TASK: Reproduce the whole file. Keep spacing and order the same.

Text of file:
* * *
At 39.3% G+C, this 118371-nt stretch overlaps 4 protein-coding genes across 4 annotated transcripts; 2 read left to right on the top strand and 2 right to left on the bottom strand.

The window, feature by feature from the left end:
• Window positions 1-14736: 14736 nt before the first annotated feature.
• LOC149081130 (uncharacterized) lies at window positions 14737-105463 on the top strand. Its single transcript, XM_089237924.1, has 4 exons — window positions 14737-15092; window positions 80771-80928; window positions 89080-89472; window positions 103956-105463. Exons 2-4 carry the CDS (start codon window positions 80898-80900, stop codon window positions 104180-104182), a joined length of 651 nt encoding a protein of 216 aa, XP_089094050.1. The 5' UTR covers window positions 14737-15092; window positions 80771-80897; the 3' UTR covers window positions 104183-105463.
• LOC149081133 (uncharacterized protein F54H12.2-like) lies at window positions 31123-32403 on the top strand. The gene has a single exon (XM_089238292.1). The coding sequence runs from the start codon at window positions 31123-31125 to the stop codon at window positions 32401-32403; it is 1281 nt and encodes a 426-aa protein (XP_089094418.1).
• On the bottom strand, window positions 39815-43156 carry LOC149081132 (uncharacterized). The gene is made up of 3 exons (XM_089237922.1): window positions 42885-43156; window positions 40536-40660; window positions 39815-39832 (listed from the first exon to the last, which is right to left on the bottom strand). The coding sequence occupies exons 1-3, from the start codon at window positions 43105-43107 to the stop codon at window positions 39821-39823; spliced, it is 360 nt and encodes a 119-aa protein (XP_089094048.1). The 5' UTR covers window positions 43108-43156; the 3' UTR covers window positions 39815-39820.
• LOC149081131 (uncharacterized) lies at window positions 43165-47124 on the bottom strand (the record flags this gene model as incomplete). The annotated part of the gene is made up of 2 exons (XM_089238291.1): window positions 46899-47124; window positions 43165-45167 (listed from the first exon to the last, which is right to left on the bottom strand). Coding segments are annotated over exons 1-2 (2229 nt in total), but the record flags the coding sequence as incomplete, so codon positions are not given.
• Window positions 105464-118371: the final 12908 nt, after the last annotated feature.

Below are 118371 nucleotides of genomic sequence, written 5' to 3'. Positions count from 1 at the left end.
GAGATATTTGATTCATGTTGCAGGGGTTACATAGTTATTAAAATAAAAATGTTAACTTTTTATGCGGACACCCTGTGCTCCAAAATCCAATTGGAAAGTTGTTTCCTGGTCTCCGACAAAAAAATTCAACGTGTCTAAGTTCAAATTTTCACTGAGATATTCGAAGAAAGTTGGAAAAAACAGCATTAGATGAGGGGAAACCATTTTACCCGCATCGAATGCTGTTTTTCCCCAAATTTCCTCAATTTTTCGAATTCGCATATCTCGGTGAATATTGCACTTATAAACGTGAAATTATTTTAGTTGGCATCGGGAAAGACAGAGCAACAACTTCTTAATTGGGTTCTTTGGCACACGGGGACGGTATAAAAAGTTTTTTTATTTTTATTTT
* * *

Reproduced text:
At 39.3% G+C, this 118371-nt stretch overlaps 4 protein-coding genes across 4 annotated transcripts; 2 read left to right on the top strand and 2 right to left on the bottom strand.

The window, feature by feature from the left end:
• Window positions 1-14736: 14736 nt before the first annotated feature.
• LOC149081130 (uncharacterized) lies at window positions 14737-105463 on the top strand. Its single transcript, XM_089237924.1, has 4 exons — window positions 14737-15092; window positions 80771-80928; window positions 89080-89472; window positions 103956-105463. Exons 2-4 carry the CDS (start codon window positions 80898-80900, stop codon window positions 104180-104182), a joined length of 651 nt encoding a protein of 216 aa, XP_089094050.1. The 5' UTR covers window positions 14737-15092; window positions 80771-80897; the 3' UTR covers window positions 104183-105463.
• LOC149081133 (uncharacterized protein F54H12.2-like) lies at window positions 31123-32403 on the top strand. The gene has a single exon (XM_089238292.1). The coding sequence runs from the start codon at window positions 31123-31125 to the stop codon at window positions 32401-32403; it is 1281 nt and encodes a 426-aa protein (XP_089094418.1).
• On the bottom strand, window positions 39815-43156 carry LOC149081132 (uncharacterized). The gene is made up of 3 exons (XM_089237922.1): window positions 42885-43156; window positions 40536-40660; window positions 39815-39832 (listed from the first exon to the last, which is right to left on the bottom strand). The coding sequence occupies exons 1-3, from the start codon at window positions 43105-43107 to the stop codon at window positions 39821-39823; spliced, it is 360 nt and encodes a 119-aa protein (XP_089094048.1). The 5' UTR covers window positions 43108-43156; the 3' UTR covers window positions 39815-39820.
• LOC149081131 (uncharacterized) lies at window positions 43165-47124 on the bottom strand (the record flags this gene model as incomplete). The annotated part of the gene is made up of 2 exons (XM_089238291.1): window positions 46899-47124; window positions 43165-45167 (listed from the first exon to the last, which is right to left on the bottom strand). Coding segments are annotated over exons 1-2 (2229 nt in total), but the record flags the coding sequence as incomplete, so codon positions are not given.
• Window positions 105464-118371: the final 12908 nt, after the last annotated feature.

Below are 118371 nucleotides of genomic sequence, written 5' to 3'. Positions count from 1 at the left end.
GAGATATTTGATTCATGTTGCAGGGGTTACATAGTTATTAAAATAAAAATGTTAACTTTTTATGCGGACACCCTGTGCTCCAAAATCCAATTGGAAAGTTGTTTCCTGGTCTCCGACAAAAAAATTCAACGTGTCTAAGTTCAAATTTTCACTGAGATATTCGAAGAAAGTTGGAAAAAACAGCATTAGATGAGGGGAAACCATTTTACCCGCATCGAATGCTGTTTTTCCCCAAATTTCCTCAATTTTTCGAATTCGCATATCTCGGTGAATATTGCACTTATAAACGTGAAATTATTTTAGTTGGCATCGGGAAAGACAGAGCAACAACTTCTTAATTGGGTTCTTTGGCACACGGGGACGGTATAAAAAGTTTTTTTATTTTTATTTT